Expired food in the refrigerator demonstrates a safety concern for the client and a possible lack of money to buy food. The nurse can consider a referral to Meals on Wheels or another home-based food program. Dirty carpets may indicate the client has no household help and is waiting for clearance to vacuum. Old medications can be managed by the home health care nurse and the client working collaboratively. Having pets is not a cause for concern.
A client is on a dopamine infusion via a peripheral line. What action by the nurse takes priority for safety?
a. Assess the IV site hourly.
b. Monitor the pedal pulses.
c. Monitor the client's vital signs.
d. Obtain consent for a central line.
Dopamine should be infused through a central line to prevent extravasation and necrosis of tissue. If it needs to be run peripherally, the nurse assesses the site hourly for problems. When the client is getting the central line, ensuring informed consent is on the chart is a priority. But at this point, the client has only a peripheral line, so caution must be taken to preserve the integrity of the client's integumentary system. Monitoring pedal pulses and vital signs give indications as to how well the drug is working.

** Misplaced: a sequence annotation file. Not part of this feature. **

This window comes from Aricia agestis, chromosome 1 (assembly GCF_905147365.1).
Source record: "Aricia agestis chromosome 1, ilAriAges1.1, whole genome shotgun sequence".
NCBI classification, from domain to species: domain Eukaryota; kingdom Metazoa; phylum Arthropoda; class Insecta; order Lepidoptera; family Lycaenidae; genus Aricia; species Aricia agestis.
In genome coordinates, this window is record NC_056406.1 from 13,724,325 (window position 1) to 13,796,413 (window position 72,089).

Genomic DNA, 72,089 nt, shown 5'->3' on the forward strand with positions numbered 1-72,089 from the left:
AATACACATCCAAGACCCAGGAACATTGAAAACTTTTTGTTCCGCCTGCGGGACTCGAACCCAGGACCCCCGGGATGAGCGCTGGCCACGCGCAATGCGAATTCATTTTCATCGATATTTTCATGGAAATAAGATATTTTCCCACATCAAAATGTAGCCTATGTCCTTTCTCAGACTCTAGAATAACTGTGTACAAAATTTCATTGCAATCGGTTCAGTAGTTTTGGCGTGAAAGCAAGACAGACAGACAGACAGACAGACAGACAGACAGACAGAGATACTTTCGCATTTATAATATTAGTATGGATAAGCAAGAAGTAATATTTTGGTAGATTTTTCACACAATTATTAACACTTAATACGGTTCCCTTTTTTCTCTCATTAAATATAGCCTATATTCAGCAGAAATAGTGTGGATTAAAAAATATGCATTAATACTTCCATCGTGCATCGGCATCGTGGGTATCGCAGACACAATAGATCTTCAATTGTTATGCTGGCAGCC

A client had an acute myocardial infarction. What assessment finding indicates to the nurse that a significant complication has occurred?
a. Blood pressure that is 20 mm Hg below baseline
b. Oxygen saturation of 94% on room air
c. Poor peripheral pulses and cool skin
d. Urine output of 1.2 mL/kg/hr for 4 hours
Poor peripheral pulses and cool skin may be signs of impending cardiogenic shock and should be reported immediately. A blood pressure drop of 20 mm Hg is not worrisome. An oxygen saturation of 94% is just slightly below normal. A urine output of 1.2 mL/kg/hr for 4 hours is normal.
A client presents to the emergency department with an acute myocardial infarction (MI) at 1500 (3:00 PM). The facility has 24-hour catheterization laboratory abilities. To meet The Joint Commission's Core Measures set, by what time should the client have a percutaneous coronary intervention performed?
a. 1530 (3:30 PM)
b. 1600 (4:00 PM)
c. 1630 (4:30 PM)
d. 1700 (5:00 PM)
The Joint Commission's Core Measures set for MI includes percutaneous coronary intervention within 90 minutes of diagnosis of myocardial infarction. Therefore, the client should have a percutaneous coronary intervention performed no later than 1630 (4:30 PM).